Blinger isn't happy about the lackluster response to South Korean censorship, either. I reprint the relevant parts of Blinger's letter here:
Re: your latest censorship post.
A few months ago I discovered the adopt-a-blog project by sinosplice and wrote him an email offering to host blogs but never heard back. If their own project doesn't even respond to volunteers to help how can they expect support from western bloggers outside of China.
I also publically made this same offer on my blog and in comments on various Korean blogs at the beginning of this fiasco. I am willing to help but nobody wants it. The blogging community is itself apathetic in the response to what is happening. A few bloggers have written messages on their blogs but do nothing else.
After two weeks you only have 80 signatures on [Joel's] petition, that is pathetic and makes me disappointed in the community here. Not only bloggers themselves but the readers should have responded en masse to this censorship. Since there hasn't been any real outcry other than for the first 2 days, I can only conclude that no-one really cares.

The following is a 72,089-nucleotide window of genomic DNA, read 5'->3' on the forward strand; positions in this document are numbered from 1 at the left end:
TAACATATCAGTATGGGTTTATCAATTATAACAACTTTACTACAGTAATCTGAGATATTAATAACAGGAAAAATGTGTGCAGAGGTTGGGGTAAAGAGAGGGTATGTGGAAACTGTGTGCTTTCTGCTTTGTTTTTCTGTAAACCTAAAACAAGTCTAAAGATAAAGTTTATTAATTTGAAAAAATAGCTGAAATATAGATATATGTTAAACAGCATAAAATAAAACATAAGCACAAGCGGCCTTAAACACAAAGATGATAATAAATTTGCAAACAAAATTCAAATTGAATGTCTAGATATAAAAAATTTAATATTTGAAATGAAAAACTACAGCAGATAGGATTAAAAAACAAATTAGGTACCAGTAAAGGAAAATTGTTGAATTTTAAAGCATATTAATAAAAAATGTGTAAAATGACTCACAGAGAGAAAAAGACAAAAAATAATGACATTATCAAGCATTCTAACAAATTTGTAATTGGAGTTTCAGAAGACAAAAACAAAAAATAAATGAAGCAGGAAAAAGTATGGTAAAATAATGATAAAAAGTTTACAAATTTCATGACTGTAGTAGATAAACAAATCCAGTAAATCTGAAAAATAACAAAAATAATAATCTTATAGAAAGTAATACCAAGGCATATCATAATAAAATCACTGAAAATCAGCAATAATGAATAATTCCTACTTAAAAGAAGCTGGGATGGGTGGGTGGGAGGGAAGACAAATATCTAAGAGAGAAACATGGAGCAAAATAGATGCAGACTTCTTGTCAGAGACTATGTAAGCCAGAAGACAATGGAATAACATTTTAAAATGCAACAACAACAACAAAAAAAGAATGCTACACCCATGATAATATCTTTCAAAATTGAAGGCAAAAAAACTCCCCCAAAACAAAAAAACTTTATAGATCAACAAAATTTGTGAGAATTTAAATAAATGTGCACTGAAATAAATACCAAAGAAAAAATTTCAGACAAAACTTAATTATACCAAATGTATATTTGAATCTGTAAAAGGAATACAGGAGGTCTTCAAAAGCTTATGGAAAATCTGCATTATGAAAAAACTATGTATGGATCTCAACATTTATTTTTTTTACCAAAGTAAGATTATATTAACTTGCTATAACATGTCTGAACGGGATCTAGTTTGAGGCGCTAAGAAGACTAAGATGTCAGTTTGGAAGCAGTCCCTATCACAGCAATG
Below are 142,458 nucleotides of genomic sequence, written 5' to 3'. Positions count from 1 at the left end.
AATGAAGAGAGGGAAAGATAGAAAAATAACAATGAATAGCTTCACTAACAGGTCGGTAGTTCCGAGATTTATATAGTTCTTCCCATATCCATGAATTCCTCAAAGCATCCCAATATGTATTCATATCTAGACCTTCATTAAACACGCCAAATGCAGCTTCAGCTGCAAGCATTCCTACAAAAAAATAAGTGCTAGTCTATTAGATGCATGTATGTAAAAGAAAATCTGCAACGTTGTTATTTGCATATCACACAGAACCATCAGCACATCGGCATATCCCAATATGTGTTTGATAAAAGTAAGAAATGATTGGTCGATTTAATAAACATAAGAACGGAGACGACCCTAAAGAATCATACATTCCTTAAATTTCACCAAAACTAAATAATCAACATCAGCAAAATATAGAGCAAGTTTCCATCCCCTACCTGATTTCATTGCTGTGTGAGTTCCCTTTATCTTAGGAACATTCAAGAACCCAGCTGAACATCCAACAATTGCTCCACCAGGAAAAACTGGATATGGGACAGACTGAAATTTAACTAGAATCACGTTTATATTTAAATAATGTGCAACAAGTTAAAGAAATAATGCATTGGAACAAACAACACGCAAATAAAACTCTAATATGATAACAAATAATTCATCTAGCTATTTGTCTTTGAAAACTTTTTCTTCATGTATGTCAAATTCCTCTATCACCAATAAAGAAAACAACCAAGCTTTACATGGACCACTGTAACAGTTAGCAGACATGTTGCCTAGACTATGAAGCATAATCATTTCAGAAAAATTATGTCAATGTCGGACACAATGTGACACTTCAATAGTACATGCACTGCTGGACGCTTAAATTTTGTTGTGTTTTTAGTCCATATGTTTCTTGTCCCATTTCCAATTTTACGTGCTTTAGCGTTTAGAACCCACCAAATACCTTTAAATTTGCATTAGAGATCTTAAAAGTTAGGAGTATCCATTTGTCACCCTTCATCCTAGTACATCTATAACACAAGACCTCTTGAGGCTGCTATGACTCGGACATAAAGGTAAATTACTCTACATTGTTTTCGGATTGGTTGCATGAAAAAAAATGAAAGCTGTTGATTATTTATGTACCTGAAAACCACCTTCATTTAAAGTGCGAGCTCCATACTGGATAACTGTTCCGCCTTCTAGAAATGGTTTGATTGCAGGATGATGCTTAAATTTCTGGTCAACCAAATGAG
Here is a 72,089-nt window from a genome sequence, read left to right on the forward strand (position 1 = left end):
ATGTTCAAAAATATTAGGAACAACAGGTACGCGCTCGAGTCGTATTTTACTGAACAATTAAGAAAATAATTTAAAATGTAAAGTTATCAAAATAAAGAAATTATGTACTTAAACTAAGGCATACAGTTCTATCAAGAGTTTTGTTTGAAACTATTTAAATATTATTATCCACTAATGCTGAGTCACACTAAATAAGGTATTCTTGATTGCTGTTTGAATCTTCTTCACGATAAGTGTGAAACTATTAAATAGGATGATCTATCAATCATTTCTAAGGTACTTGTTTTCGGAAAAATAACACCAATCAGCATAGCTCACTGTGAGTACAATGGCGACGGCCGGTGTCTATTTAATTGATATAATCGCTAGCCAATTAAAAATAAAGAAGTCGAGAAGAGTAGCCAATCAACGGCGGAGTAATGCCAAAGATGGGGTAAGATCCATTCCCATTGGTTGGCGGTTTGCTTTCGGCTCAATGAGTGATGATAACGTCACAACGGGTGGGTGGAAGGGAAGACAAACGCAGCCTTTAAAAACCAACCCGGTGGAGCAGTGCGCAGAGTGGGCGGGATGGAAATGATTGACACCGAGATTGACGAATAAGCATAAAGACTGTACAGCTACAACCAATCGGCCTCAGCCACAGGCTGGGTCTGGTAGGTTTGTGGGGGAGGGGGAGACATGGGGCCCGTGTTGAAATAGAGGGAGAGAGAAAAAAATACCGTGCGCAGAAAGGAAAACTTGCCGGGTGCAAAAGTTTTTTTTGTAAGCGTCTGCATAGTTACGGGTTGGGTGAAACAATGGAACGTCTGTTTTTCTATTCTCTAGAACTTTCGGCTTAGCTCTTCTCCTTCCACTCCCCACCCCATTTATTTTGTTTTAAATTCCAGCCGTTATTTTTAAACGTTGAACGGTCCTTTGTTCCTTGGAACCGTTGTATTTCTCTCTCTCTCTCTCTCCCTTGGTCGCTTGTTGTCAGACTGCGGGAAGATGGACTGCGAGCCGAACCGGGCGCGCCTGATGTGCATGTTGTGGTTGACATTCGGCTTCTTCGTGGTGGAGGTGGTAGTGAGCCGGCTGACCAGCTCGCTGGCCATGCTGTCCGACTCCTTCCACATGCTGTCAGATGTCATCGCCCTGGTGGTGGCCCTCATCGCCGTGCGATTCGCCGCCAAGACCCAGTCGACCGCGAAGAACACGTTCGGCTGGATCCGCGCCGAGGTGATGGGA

I feel a good bit of frustration about this as well. While it was great for several of us to get the Instapundit nod, the Western blogosphere's attention turned very quickly elsewhere-- which is, again, an experience the Chinabloggers probably know all too well (and again, I apologize for my own complicity in that... sometimes you just don't understand a problem until the same problem hits you). I hope to see more agitation on this issue by people who get more traffic than I do-- not just expats in Asia, but folks in the States and Europe and elsewhere who give a damn about this issue, and who view the South Korean government's measure as a huge step backward.
Regarding being adopted... I appreciate the kind offers that I think we've all received from various bloggers to have our blogs adopted and relocated in various ways, redone as mirror sites or reincarnated in totally different blog skins or what have you. But I'm not budging, because (1) if the Hominid's a special target, a new URL will simply be tracked and blocked, and (2) I shouldn't have to move, goddammit, that's the whole fucking point. (Again, thanks to Blinger and others who've made the offer; I never properly thanked you all before.)
It's not lost on me that a more enlightened and peaceable course of action would involve quietly adapting to the situation, but I'm going to take an unrepentantly Judeo-Christian approach this time and declare this a justice issue. Hier stehe ich.
I give the last word to the Infidel, who wrote the following, which got published in FEER:
One does not have to be bullish about freedom of expression to realize that Seoul is not telling its citizens all they need to know to make a real decision about South Korea's place in the world. But the Western media have not fulfilled their responsibility to report what is happening in South Korea either. Communication has taken a lower profile than expediency.